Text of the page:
Habitat Group

 

 

Josie looks out from the treehouse, across the roofs and conifer spires to the grand home hovering in shreds of fog. Through its high window she sees a framed picture changing form—now a plane of radium green, now a dappled mercury lake. Pain knifes her belly. She shivers in her cousin’s cotton pyjamas. The wind carries sounds from elsewhere-husky voiced orphans on Quail Island, their eerie stridulous breathing. Sometimes, the doctor said, turning from her mother, important parts of your self go missing. Josie imagines the far hills striped with lava. She picks out what will be buried, what will remain. Then hears a voice, and the sound of her name goes foundering in the valley.

 

*

 

Josie’s cousin Lisa, strode on twiggy legs through the Christchurch gardens, head forward, as if scanning the air. She wore ink-stained jeans and unlaced sneakers, their ragged tongues flapping as she walked. Lisa’s small breasts, unbound, jigged beneath her shirt. Josie, lagging behind, watched her with awe. Then checked her own patent shoes—still shining despite the doleful sun. At home in Sydney, she’d packed her newest and best. Frilled skirts, matching stockings, a stretchy top embossed with dream angels, and had been cold to the bone every day without telling. Aunt Kate’s house was draughty. When Josie woke on the floor of Lisa’s room she saw vapor coiling in the air.

When Aunt Kate had suggested the Museum that morning, her uncle had scoffed. Going there wasn’t anything to do with Josie—their guest, Mark said, and spat a seed from his granola. Lisa, de-crusting toast nodded sagely. They were only going, she said, so her mother could finish her new series on dioramas. She’d begun the work last winter, dragging Lisa to New York so she could study James Perry Wilson’s museum backdrops. Oh, the Wyoming Plains, the canyons and swamps, Kate hovered with steaming tea. So real, she said, you forgot they were paintings. As she’d spoken, in a forced rapture, Josie had watched the mouths of Mark and Lisa fold in tight like anemones.

She’d been in New Zealand a week. Two more till her mother arrived from Sydney, face puffy from the flight, or from the new medicines. Mirtazapine, doxepin, venlafaxine. How much more estranged might she become, in the company of these people she was struggling to understand, from her mother, herself?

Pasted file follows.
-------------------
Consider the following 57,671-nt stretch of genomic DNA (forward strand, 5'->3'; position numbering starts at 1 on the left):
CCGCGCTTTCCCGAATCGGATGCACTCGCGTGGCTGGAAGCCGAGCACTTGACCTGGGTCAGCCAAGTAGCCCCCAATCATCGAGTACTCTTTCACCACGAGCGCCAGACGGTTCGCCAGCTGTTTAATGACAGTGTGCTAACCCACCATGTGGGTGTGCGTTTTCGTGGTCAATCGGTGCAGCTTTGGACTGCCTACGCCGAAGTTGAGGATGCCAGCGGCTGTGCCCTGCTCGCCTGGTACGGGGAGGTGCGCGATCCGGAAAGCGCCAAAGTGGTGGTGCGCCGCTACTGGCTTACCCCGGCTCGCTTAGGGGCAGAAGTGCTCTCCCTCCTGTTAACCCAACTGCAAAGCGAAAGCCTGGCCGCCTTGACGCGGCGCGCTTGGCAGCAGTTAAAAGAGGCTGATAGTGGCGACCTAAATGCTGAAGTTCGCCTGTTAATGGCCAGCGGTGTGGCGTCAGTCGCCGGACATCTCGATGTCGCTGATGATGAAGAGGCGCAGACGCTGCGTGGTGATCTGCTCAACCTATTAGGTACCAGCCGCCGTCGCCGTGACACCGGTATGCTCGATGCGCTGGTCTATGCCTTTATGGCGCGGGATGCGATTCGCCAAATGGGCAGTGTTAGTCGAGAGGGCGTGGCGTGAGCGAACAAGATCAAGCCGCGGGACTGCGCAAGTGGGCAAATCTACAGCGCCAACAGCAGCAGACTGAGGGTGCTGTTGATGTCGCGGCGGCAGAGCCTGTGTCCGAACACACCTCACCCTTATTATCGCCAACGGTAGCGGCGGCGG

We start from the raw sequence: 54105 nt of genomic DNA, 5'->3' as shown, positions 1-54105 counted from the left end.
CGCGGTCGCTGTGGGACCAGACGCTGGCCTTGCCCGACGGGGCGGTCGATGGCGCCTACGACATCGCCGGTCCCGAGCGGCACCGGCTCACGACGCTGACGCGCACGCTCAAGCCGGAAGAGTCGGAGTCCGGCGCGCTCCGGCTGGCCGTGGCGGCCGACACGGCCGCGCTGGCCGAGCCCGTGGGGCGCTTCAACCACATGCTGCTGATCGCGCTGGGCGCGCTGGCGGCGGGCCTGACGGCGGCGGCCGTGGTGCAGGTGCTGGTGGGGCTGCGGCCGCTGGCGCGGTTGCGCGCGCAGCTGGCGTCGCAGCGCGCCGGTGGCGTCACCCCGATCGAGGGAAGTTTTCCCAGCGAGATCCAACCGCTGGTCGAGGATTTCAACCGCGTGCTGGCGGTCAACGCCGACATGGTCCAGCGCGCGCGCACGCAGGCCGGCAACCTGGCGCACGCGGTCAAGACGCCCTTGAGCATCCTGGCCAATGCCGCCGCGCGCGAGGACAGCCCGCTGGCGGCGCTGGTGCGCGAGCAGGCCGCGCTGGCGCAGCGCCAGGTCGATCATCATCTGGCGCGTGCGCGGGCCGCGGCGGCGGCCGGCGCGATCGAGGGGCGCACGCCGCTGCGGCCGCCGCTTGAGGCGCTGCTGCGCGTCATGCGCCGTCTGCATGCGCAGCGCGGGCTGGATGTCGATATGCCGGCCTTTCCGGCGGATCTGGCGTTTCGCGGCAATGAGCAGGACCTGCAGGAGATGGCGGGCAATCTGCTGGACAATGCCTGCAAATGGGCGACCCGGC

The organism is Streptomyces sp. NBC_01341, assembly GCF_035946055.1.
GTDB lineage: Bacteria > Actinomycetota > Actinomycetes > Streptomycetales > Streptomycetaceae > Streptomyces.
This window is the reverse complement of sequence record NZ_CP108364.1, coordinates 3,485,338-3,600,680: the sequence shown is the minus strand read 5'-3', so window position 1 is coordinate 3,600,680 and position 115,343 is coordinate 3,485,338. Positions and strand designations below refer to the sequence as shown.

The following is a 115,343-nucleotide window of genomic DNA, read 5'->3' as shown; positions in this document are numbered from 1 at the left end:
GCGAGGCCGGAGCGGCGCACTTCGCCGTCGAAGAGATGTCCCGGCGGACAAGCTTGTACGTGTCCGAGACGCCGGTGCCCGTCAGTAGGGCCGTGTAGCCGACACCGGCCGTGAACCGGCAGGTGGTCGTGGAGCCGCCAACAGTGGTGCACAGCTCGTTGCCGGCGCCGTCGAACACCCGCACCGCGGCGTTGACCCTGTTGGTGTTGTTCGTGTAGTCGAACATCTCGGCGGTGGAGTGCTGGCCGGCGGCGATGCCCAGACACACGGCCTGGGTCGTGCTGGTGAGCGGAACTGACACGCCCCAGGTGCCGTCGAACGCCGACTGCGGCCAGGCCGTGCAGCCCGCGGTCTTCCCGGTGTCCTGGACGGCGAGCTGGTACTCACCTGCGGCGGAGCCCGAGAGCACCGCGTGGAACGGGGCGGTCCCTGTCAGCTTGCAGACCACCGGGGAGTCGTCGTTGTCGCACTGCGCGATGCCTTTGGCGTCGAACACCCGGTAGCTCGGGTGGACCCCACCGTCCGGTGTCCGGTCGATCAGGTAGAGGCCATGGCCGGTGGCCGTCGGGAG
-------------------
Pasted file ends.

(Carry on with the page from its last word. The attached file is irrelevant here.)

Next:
Mark was at work now. He did something with numbers. After they’d dropped him off, Josie felt the car’s atmosphere slacken. Now, as they neared the Museum, she concentrated on the mist-veiled trees at the far end of the gardens, a melted footstep track over iced grass toward a shadowy grove. She passed a man training a Weimaraner, ‘Sit sit sit. Stay stay stay stay’. And filled herself with his words, trying to forget that morning’s hot confusion when she’d seen one of her aunt’s paintings. After breakfast, as Josie dressed, Lisa had frisbeed the catalogue across the bedroom. Then she watched, a leg bent coolly against the wall as Josie recognised scenes taken from photos in her family album back home. One of the paintings was of her mother, and herself as a baby. It was titled with her mother’s name: Marianne. When she finally glanced up, her cousin’s face told some raw truths about herself. Josie dropped the catalogue, put her hands up to where her breasts should be.

They were nearing the Museum entrance. Men in shorts walked by purposefully, evolved against the cold. A gull crossed the gunmetal sky. A country where birds flying looked dogged. Just paintings, not the real world. What had Lisa wanted her to see? The catalogue would be lying open where she’d left it, Marianne adrift on the blowup mattress. Marianne, a woman Josie hadn’t recognized, the edges of her face sutured onto a backdrop painted yolk. Mother and child were starkly cast in thick, uneven oils; each in their own, cauterized zone.